MOTORAMA – GM's Legendary Show and Concept Cars

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Review Author(s)
Book Author(s)
David Temple
Other Publication Information
hardbvack, 208 pages
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Provided by: Specialty Press
Box Art

GM's Motorama was a 12-year (1949-1961) marketing extravaganza designed to showcase the current line of GM products while dazzling the target audience with some amazing prototype and dream car exercises. Ultimately curtailed due to rising costs, Motorama was nonetheless a major “hit” for The General,

29 domestic and 23 GM-Canada Motoramas took place, at venues ranging from NY, Los Angeles. San Francisco, Boston and Miami domestically and Montreal, Winnipeg, Vancouver, Edmonton, Saskatoon, Calgary and London, Ontario in the North. GM used the Motorama show not only to woo customers for the latest model year in each participating division, but also to gauge consumer reaction to a wide range of concept cars incorporating mild to wild styling and design features (rain-sensing automatic convertible tops, hydraulically operated doors, jet-fighter styling cues, and an odd little fiberglass car called a Corvette, which you may have heard of).

Under the leadership of GM's Harley J. Earl, initially hired by GM President Alfred P. Sloan as head of the “Art and Colour Section” and later VP of Design, Motorama evolved into a sophisticated marketing system drawing tens of thousands at each event – among them, designers from GM's chief competitors. I found it interesting to learn that Ford went so far as to photograph and measure the nascent Corvette prototype displayed at the 1953 NY show, creating a leather-bound book of industrial espionage material then provided to the Thunderbird design team!

Author David Temple gives us an overview of how Earl and company went about creating the Motorama event and then dives into exquisite detail on each year's show and concept cars. Period color photos along with current images of restored (or sadly, derelict) dream cars are presented in each chapter. He also includes posters and displays from many of the Motorama shows as appropriate.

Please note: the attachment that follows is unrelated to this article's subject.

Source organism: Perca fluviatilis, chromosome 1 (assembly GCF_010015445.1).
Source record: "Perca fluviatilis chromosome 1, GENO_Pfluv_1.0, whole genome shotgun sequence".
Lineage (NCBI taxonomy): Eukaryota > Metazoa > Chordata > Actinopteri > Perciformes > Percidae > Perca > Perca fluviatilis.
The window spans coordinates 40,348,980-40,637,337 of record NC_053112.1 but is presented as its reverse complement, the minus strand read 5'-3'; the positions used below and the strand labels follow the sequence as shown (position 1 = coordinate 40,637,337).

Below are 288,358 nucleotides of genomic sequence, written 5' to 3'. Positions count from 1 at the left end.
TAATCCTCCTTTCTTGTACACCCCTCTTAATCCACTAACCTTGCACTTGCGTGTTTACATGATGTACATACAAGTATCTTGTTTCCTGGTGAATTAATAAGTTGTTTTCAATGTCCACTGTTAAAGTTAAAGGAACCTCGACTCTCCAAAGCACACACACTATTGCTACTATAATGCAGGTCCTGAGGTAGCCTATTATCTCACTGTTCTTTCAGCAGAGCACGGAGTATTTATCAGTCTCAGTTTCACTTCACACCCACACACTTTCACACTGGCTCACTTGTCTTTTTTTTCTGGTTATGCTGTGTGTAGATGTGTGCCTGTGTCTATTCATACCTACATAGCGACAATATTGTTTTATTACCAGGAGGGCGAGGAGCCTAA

As a modeler, I was immediately drawn to the numerous detail B&W and color photos for each vehicle, as well as the accompanying text describing how each car was modified from a base production car – or in many cases such as the famous Firebird series, built from scratch. Harley Earl is reported to have read an article about the Douglas F4D Skyray while on a flight, and that iconic aircraft greatly influenced the design cues of the first Firebird. Powered by a GM-designed GT-302 gas turbine delivering 370hp (at 26,000 rpm!) proved nonviable as a race car (let alone a street vehicle) but amazed show attendees. This reviewer had the pleasure of seeing the Firebird 1 at a museum exhibition last year and I can assure you, it still has that effect.

Mr. Temple's love for these vehicles is apparent throughout the 200+ pages of “Motorama”. Wherever possible, he provides the history – conception to fabrication to ultimate disposition – of each car. While a fair number of the Motorama cars still exist (and surprisingly, some are still being found and restored), some were scrapped after serving their immediate purpose. Eyewitness accounts of these sad events are peppered throughout the book.

Temple wraps up with a look at modern day GM concept cars (which, while certainly interesting, pale in comparison to some of the earlier design exercises you'll read about). Appendix A lists all of the 60+ Motorama Show Cars and, where known, their final fate.

Car modelers will find “Motorama” to be an excellent reference resource on several levels. The most obvious is as a detailing reference when building or restoring a show car model (I immediately recognized several kits including the Pontiac Club de Mer, the Buick Centurion, and of course, the Firebird Series). Secondly, you'll find many conversion opportunities to create a one-of-a-kind show car – for example, this modified Buick Roadmaster outfitted with a drivers' door rifle!

In summary, highly recommended for the auto modeler, the automotive history buff, and any fan of 40's and 50's Detroit “Heavy Metal”.

My thanks to our good friends and supporters at Specialty Press for providing this review copy!

Reviewer Bio

John Noack

Modeler since my Dad and I built Aurora biplane box scale kits at the kitchen table. Joined IPMS in the early 1980's and I've held a variety of leadership positions on the Board. I'm a retired VP of Aerospace Engineering, living in the Centerville (Dayton) OH area. I am a Docent at the USAF Museum, a musician in several bands, member of IPMS/WFSM, and a widower.

My tastes are eclectic. When I build aircraft it's usually in 1/72, but I also dabble in submarines, autos, and scratchbuilt Steampunk vehicles.

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